Importance of breastfeeding

Every year, the global community sets aside a week to draw attention to the vital importance of breastfeeding.

Not only in the lives of the most disadvantaged children but also in the strength of societies. 

The theme of this year’s World Breastfeeding Week, Breastfeeding and Work -- Let’s make it work!, focuses on what we can do to help millions of working mothers give their babies the best possible start in life -- by supporting stronger workplace policies that promote breastfeeding. 

Breastfeeding helps children to survive and thrive -- enabling infants to withstand infections, providing critical nutrients for the early development of their brains and bodies, and strengthening the bond between mothers and their babies.  And the benefits of breastfeeding last a lifetime.  A recent Lancet study1 found that infants who were breastfed for at least one year went on to stay in school longer, score higher on intelligence tests, and earn more as adults than those who were breastfed for only a month.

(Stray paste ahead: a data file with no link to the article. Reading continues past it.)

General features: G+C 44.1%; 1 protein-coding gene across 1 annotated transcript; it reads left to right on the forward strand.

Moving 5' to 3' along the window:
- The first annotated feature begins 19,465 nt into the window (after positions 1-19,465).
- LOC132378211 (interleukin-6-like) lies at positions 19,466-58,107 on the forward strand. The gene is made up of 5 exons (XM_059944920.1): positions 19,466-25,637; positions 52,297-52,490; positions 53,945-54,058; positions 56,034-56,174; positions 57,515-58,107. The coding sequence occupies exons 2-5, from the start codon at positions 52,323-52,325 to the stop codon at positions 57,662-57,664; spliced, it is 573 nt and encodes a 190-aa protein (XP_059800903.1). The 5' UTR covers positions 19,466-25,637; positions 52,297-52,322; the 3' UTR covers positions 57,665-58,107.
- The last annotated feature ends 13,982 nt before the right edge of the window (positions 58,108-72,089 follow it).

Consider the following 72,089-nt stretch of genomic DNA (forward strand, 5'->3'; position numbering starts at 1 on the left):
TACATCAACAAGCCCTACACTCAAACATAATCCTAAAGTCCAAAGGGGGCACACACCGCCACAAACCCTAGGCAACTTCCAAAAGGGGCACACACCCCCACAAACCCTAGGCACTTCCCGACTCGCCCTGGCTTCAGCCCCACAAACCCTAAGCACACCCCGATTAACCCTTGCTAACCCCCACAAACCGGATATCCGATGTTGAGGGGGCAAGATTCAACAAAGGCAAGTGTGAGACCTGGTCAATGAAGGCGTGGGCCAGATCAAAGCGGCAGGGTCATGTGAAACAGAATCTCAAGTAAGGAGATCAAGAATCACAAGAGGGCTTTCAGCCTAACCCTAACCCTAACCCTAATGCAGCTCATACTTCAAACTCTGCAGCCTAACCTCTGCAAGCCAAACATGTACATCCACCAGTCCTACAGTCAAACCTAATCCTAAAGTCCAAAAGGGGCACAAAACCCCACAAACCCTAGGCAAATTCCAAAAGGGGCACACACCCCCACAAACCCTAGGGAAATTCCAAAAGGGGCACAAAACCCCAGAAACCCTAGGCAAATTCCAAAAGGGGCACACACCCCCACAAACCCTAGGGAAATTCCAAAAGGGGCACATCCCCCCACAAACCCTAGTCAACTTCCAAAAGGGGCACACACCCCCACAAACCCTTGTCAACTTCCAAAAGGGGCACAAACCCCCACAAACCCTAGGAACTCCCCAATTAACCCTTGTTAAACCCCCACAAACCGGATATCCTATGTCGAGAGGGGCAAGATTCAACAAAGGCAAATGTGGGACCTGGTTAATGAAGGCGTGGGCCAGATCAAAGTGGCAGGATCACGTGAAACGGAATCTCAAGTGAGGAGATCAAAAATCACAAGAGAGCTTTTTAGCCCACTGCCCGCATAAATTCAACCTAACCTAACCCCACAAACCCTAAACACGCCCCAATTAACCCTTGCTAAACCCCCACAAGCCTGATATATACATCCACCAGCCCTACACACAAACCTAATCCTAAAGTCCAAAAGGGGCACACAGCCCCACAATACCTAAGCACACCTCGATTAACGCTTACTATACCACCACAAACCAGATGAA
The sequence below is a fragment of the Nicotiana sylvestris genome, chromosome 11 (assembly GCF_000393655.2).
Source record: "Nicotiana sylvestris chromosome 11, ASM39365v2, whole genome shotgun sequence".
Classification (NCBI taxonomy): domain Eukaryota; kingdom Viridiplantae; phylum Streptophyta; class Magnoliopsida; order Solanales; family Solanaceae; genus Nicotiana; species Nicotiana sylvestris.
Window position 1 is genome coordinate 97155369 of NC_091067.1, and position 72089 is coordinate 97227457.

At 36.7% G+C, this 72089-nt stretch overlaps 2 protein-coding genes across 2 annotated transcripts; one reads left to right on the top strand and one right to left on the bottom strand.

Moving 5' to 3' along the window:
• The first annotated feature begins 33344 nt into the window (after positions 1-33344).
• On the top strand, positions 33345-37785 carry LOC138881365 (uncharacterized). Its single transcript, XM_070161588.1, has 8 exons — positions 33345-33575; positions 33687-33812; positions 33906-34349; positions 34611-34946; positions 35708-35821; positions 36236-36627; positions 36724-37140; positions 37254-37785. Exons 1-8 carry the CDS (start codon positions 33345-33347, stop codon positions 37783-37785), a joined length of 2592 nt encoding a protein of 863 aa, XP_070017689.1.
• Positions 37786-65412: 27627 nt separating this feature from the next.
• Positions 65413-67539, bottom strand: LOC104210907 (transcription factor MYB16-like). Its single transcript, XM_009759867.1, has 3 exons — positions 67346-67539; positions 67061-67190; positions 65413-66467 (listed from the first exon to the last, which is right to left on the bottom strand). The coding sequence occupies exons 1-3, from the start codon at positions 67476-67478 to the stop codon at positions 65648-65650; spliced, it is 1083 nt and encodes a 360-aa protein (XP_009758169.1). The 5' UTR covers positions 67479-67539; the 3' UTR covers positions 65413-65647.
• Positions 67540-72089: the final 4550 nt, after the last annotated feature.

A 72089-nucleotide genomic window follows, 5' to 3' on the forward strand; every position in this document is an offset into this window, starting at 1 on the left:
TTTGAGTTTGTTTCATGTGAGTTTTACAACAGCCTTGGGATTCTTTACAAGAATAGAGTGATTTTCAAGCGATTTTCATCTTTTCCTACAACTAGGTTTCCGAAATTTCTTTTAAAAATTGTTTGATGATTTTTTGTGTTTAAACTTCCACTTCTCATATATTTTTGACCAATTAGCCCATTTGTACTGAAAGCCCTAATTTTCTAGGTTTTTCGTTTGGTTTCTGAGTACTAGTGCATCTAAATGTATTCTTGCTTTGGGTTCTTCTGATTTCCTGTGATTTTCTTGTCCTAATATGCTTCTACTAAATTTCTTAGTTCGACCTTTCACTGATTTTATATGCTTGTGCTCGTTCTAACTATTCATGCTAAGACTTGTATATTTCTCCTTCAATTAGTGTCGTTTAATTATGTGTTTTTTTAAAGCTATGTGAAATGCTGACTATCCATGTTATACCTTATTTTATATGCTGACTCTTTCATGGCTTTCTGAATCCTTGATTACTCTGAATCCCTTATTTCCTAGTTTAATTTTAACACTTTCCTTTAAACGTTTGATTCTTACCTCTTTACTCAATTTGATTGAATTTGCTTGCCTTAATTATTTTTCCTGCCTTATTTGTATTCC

Despite this growing evidence, only 38 per cent of infants around the world today are breastfed exclusively for even the recommended first six months of life.  And while breastfeeding rates have increased in all regions of the world, global progress has stalled.   

The World Health Assembly has set a global target of increasing exclusive breastfeeding rates for children under six months of age to at least 50 per cent by 2025.  To achieve this ambitious and very important goal, we need to tackle all the barriers to breastfeeding.   

Governments should lead the charge by making breastfeeding a policy priority in national development plans, increasing resources for programming that supports breastfeeding, and working with communities and families to promote the full benefits of breastfeeding.